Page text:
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Is This Legal?: Harry Reid ads piggy-backing on conservative websites

My wife and I are in Las Vegas, Nevada to celebrate her mother's 85th birthday. We're staying at my brother's home in an area of Vegas called Summerlin. A few hours after I arrived this morning I accessed the internet through his wireless, provided by the local Cox ISP. As usual I checked many politics sites that I frequent including several conservative sites such as Red State, Ace of Spades HQ, The Weekly Standard, National Review, and the American Spectator. On every one of these sites a pro-Harry Reid ad appeared as if it were one of the site's advertisers. (It is paid for by "Friends for Harry Reid," and when you click it, you are taken to Harry Reid's campaign website, harryreid.com). And each of the ads emphasized what Reid has done for Nevada, including anti-Yucca Mountain dump legislation which he and his Republican colleague from Nevada, John Ensign, supported.

I thought to myself that this was sort of odd. But I had a theory. If these ads were being added to these sites without permission of the sites' owners, Senator Reid's campaign is employing software in order to detect when someone on a Nevada ISP and/or a Nevada IP address is accessing these sites. So, I tried something. I went online via my Baylor Virtual Private Network, which would show a third party that I was accessing the internet in Waco, Texas. Sure enough. When I did that, no pro-Reid ads appeared. But what did appear were the ads the websites' advertisers had purchased. I then turned off the VPN, and the Reid ads returned. I went back to the Baylor VPN, and presto, no Reid ads.

I have no idea whether this is legal or not, or whether there are arrangements for such things with ISPs about which a website owner has no control. But it seems to me that if an advertiser, for example, pays the American Spectator to advertise his product on that website, the advertiser probably does not think that his ads will be covered-up by political ads in one of the largest cities in the American West, Las Vegas. And its probably the case that anyone who advertises on the AS website is no fan of Senator Reid. Can any WWTW readers provide any insight on this?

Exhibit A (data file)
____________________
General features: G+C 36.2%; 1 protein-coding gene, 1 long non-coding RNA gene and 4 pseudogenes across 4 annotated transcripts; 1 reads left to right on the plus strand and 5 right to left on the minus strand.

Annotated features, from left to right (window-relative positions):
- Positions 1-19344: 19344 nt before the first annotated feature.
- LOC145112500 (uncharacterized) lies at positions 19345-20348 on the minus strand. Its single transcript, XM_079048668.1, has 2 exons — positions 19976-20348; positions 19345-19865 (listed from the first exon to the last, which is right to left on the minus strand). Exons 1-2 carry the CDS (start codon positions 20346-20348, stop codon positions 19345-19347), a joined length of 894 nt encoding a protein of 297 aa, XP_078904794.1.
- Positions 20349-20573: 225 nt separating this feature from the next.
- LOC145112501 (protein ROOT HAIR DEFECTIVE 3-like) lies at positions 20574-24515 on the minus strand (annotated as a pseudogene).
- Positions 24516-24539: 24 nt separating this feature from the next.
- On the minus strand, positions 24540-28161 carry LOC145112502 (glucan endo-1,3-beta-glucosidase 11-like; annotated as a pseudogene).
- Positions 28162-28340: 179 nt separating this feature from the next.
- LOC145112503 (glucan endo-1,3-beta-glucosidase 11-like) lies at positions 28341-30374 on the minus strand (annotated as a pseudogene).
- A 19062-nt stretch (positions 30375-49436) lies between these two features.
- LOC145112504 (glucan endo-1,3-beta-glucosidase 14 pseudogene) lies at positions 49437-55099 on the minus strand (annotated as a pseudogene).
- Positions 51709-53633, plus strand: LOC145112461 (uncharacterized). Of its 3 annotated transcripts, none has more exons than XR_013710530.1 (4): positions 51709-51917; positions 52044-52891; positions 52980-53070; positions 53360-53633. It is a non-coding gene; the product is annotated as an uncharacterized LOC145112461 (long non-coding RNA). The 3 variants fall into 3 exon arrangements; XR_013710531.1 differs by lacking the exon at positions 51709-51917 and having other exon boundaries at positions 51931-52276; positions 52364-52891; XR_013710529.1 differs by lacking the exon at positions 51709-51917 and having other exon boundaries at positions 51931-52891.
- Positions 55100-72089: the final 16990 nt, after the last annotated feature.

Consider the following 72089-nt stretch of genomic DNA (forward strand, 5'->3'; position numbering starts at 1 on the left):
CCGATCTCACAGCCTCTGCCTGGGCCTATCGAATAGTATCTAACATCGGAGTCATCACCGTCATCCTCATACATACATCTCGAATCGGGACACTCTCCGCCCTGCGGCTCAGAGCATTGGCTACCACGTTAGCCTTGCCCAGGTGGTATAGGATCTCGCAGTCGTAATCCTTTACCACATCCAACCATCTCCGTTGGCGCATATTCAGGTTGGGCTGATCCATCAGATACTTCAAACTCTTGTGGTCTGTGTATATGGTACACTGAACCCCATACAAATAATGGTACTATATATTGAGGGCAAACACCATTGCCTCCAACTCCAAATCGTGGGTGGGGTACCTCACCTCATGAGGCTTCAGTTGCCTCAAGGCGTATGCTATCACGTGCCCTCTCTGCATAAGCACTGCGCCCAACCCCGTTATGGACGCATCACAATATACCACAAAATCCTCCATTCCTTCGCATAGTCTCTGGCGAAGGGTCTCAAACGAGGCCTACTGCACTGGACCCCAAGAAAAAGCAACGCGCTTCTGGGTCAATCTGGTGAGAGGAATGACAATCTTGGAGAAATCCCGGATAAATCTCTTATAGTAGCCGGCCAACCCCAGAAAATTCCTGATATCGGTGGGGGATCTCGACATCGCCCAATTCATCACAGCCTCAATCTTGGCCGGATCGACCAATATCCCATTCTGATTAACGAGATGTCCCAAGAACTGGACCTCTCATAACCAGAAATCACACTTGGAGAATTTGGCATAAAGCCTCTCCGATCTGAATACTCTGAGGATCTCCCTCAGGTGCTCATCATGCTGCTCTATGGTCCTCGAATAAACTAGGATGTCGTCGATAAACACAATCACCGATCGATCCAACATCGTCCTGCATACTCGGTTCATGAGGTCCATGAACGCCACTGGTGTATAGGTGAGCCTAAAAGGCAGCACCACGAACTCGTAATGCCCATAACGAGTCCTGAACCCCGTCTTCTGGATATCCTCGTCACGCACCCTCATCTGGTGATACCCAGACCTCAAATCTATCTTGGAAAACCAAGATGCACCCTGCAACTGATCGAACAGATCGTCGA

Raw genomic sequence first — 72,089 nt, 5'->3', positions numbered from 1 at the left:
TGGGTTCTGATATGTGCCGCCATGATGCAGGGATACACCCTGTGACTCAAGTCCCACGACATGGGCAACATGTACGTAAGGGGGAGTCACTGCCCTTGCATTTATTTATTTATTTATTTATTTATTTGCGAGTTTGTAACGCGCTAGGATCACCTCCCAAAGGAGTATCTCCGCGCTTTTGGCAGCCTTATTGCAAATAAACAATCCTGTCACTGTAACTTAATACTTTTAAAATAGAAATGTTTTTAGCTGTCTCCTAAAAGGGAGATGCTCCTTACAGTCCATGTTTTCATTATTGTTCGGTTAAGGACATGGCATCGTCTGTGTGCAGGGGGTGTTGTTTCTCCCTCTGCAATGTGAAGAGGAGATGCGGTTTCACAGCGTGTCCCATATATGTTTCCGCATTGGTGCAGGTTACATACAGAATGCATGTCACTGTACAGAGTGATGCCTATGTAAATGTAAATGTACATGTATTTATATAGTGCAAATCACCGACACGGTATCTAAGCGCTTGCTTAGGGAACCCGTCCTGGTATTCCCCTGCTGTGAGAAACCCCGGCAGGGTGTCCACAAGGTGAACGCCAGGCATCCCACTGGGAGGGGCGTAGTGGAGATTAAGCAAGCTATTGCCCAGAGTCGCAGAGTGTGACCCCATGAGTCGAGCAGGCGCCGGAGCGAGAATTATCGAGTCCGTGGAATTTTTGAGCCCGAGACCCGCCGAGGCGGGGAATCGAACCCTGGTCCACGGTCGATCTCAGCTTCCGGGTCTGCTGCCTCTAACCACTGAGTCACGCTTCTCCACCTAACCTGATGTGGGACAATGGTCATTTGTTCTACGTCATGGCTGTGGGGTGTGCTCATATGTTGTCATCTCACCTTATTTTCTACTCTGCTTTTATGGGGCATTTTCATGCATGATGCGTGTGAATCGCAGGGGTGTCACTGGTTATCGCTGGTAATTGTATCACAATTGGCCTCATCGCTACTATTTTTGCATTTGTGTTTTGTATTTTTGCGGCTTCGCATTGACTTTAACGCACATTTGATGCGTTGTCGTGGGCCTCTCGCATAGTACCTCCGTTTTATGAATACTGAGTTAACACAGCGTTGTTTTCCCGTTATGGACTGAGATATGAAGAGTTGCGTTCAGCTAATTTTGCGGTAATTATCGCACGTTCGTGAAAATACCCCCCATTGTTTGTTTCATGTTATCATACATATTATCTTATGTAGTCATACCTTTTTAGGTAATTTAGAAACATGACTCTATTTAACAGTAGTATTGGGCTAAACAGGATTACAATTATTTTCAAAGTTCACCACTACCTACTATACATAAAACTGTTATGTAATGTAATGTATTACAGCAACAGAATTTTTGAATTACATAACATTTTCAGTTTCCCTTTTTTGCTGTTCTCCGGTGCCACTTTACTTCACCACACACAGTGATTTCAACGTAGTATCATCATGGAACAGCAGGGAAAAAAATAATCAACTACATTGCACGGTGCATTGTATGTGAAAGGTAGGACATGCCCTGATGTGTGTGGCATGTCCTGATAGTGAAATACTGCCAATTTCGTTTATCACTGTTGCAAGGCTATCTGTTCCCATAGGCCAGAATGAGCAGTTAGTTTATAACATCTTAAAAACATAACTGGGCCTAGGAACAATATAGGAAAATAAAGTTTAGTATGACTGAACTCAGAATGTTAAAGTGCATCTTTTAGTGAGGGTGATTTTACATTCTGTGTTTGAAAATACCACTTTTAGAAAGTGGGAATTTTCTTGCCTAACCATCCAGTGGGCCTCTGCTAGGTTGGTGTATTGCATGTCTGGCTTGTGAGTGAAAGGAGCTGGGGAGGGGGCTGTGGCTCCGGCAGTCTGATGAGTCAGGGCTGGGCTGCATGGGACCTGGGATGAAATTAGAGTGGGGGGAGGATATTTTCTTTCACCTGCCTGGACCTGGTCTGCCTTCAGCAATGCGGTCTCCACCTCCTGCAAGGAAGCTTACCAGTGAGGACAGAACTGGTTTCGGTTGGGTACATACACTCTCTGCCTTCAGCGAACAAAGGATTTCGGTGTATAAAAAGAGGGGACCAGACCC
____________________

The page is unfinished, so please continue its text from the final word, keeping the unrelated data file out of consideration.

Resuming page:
I created PDFs of the sites with Reid ads. I then turned them into JPEGs. I reproduce them below.

The%20American%20Spectator.jpg
National%20Review%20Online.jpg
Ace%20of%20Spades%20HQ.jpg
The%20Weekly%20Standard.jpg

Comments (6)

I doubt the ads are being "covered up." Reid's campaign probably just paid for ads that only show to people in Nevada, on the basis of what IP address they show as.

That's a common thing and I doubt there's any foul play.

Thanks Neil. It seems to me (and my perception could certainly be wrong here) that when I go to the Baylor VPN the ads that are typically on the site appear. But when I'm using the Nevada ISP, Reid's appear, and they seem to a little more transparent, indicating that they are indeed covering up another's ads. Again, my perception could be wrong. But that what it seems like to me.

Another concern is how far one can take this. Can, for example, an anti-Catholic group post ads on Catholic websits without the owners' consent and in the same manner as the Reid campaign is doing?

Again, thanks.

What you say *is* possible. Either an ISP could set up a 'proxy' and replace ads, or somebody whose software is insatlled on your computer could do that.

In fact the latter is probably more likely. What's your ISP?

It's hard to say which is happening: the ISP is replacing the ads without approval of the site owner, or the site owner is serving ads based on the client machine's location. Either is possible, both are done, and they have the same symptoms you report.

The trick would be to find someone in the same area who has a different ISP, and see if it's the site owner, or the ISP which is providing the ads.

I realize I am probably late to the game here, but you are forgetting about one actor in this situation.

It is neither the website owner nor the ISP that is changing what ad you see. Rather, it is the provider of the ads. Websites hire 3rd party companies to place ads on their sites. Those 3rd parties are hired by companies (or in this case, campaigns) to post ads on various sites, and some distinguish by IP address, which can target ads by location.

So, the situation goes like this:

Reid campaign --pays--> 3rd Party Add Company --pays--> Website you are viewing.

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